Let’s look at the number for a moment. Comcast has so far supposed to have only built about 150,000 out of all the 250,000 Hotspots that are available to Comcast through the CableWiFi Alliance. If either Comcast or even the entire Alliance is to get to 1 million specialist APs this year, then there are at least another 750,000 to install US-Wide.   And Smit seems to be talking purely about Comcast building out that number.

“We’re currently extending the out of home markets at a pretty aggressive pace and so the network will fill out. And you would add to those in-homes, those SMB locations where we have dual SSIDs,” he said.

Smit added, “We think our Wi-Fi network has a lot of potential. We’re not buttoned down totally on how we’d like to deploy that. But there’s lot of opportunities for example, the Xfinity home product we launched across the WiFi network and there are other products that Wi-Fi can be the foundation for.”

Here he is talking about offering a Cloud DVR through the Xfinity TV Everywhere product, that has now been rolled out to a 31% of the Comcast network. He fielded questions about Mobile First services and using MVNOs but would not make any definitive statement on what’s the next service to be launched across the WiFi network.

Smits added that where WiFi is installed consumers are offloading between 75% to 80% of data usage in either the home or the office.

Comcast said that its cable CapEx spend will accelerate in the second half of the year as it deploys more X1 platform boxes and wireless gateways.

Brian Roberts, Chairman and CEO, said, “We continue to see strong momentum across our cable and content businesses. In Cable, we posted the best second quarter customer results for both video and high-speed Internet in six years and saw tremendous demand for our X1 product, which is a truly transformative experience. We are also pleased with the continued rapid growth of business services, which has quickly become an important engine for the company. NBCUniversal had another excellent quarter with double-digit operating cash flow growth driven by solid results in each segment and a first place finish for NBC for the 2013/2014 broadcast television season.”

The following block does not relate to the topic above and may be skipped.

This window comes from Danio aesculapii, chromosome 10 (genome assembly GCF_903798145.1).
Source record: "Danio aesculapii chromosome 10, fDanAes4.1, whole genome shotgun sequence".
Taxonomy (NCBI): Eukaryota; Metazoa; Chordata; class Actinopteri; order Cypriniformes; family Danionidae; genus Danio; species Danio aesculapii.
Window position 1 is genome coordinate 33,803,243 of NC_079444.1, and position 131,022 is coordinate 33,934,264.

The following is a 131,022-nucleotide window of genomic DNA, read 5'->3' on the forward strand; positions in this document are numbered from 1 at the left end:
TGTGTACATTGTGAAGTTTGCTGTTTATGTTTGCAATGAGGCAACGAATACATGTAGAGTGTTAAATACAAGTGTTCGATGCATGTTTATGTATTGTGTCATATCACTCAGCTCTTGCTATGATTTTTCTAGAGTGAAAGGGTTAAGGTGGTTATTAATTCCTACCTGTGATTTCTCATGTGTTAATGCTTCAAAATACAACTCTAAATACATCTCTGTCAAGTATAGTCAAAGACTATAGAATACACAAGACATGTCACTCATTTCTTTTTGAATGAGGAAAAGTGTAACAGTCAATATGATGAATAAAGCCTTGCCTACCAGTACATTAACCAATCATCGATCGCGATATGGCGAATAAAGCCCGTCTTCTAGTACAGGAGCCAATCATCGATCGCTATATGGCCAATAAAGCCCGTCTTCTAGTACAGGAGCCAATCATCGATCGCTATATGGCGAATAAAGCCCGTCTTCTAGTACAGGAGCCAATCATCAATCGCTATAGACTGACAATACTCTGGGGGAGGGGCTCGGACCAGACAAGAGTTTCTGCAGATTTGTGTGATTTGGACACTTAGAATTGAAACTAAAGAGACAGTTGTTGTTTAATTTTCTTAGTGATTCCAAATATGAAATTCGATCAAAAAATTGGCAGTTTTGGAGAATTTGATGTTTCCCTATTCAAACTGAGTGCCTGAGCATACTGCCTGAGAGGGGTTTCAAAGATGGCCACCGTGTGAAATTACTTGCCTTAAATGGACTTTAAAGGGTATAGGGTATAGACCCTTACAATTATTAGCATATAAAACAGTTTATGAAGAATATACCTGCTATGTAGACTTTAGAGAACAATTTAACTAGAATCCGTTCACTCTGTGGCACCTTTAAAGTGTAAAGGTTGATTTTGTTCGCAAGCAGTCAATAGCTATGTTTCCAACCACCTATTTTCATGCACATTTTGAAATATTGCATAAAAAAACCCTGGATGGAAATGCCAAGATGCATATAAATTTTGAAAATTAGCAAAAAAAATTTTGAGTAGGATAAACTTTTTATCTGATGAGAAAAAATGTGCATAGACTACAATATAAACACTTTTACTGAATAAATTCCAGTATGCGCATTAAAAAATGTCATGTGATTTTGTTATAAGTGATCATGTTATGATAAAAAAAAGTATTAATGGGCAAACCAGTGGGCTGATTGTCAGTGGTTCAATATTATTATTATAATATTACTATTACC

Total revenue for NBC and Comcast was $16.8 billion for the quarter up 3.5% over this time last year. Capex was up 20.4% to $1.5 billion in cable, and free cash flow was down by 40.7% to just $1.2 billion in the quarter. Comcast now has 9.7 million homes that take all three services – TV, broadband and fixed voice.

In high-speed data, Comcast has 47% of its customers base receiving a 50 Mbps or faster products, up from 38% at the end of the first quarter.

In the Q&A the executives fielded questions about advertising and said that it had made up half the gap in cost per thousand impressions at NBC, compared to rivals, but that the total upfront sales for the entire market had been down 5%, while Comcast added some $750 million to its ad sales. NBC had used a combined strategy for its broadcast and cable upfronts, rather than separating them, and said it had managed to co-ordinate sales across both.

It has also begun rolling out dynamic ad insertion to programmers who supply it with on demand content through Canoe Ventures. Chairman and Group CEO Brian Roberts said that it had virtually disabled fast forward and cut a deal with programmers to share revenue on dynamic ad insertion, but would not talk about the nature of the financial transaction.

Finally in a separate announcement, Comcast has cut a deal with studio Lionsgate, rather similar to the one it cut in China last week, to expand their partnership around a new app for the motion picture Divergent, which expands the content considerably, where Xfinity customers can view extra content.